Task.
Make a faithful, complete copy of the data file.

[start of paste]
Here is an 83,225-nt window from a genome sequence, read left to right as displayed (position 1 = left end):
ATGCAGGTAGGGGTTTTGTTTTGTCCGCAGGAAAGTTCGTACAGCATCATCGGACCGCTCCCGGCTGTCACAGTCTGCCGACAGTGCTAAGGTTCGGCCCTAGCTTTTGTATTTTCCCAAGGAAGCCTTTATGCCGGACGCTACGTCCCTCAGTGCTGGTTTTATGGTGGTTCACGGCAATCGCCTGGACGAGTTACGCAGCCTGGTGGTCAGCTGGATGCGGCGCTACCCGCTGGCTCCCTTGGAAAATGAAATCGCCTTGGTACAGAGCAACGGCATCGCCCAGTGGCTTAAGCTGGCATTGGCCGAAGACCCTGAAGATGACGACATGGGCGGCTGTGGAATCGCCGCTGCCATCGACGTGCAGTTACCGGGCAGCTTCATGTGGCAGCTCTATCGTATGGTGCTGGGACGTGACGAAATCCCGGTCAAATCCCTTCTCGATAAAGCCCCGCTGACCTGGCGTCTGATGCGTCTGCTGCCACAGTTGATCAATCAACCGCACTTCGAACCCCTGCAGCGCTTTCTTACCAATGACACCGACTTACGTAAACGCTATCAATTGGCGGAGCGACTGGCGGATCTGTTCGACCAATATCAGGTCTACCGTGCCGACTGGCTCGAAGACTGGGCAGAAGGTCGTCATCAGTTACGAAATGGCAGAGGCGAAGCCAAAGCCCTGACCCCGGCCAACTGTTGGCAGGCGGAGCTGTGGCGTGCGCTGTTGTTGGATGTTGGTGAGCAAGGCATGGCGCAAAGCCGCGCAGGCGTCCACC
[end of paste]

Here is an 83,225-nt window from a genome sequence, read left to right as displayed (position 1 = left end):
ATGCAGGTAGGGGTTTTGTTTTGTCCGCAGGAAAGTTCGTACAGCATCATCGGACCGCTCCCGGCTGTCACAGTCTGCCGACAGTGCTAAGGTTCGGCCCTAGCTTTTGTATTTTCCCAAGGAAGCCTTTATGCCGGACGCTACGTCCCTCAGTGCTGGTTTTATGGTGGTTCACGGCAATCGCCTGGACGAGTTACGCAGCCTGGTGGTCAGCTGGATGCGGCGCTACCCGCTGGCTCCCTTGGAAAATGAAATCGCCTTGGTACAGAGCAACGGCATCGCCCAGTGGCTTAAGCTGGCATTGGCCGAAGACCCTGAAGATGACGACATGGGCGGCTGTGGAATCGCCGCTGCCATCGACGTGCAGTTACCGGGCAGCTTCATGTGGCAGCTCTATCGTATGGTGCTGGGACGTGACGAAATCCCGGTCAAATCCCTTCTCGATAAAGCCCCGCTGACCTGGCGTCTGATGCGTCTGCTGCCACAGTTGATCAATCAACCGCACTTCGAACCCCTGCAGCGCTTTCTTACCAATGACACCGACTTACGTAAACGCTATCAATTGGCGGAGCGACTGGCGGATCTGTTCGACCAATATCAGGTCTACCGTGCCGACTGGCTCGAAGACTGGGCAGAAGGTCGTCATCAGTTACGAAATGGCAGAGGCGAAGCCAAAGCCCTGACCCCGGCCAACTGTTGGCAGGCGGAGCTGTGGCGTGCGCTGTTGTTGGATGTTGGTGAGCAAGGCATGGCGCAAAGCCGCGCAGGCGTCCACC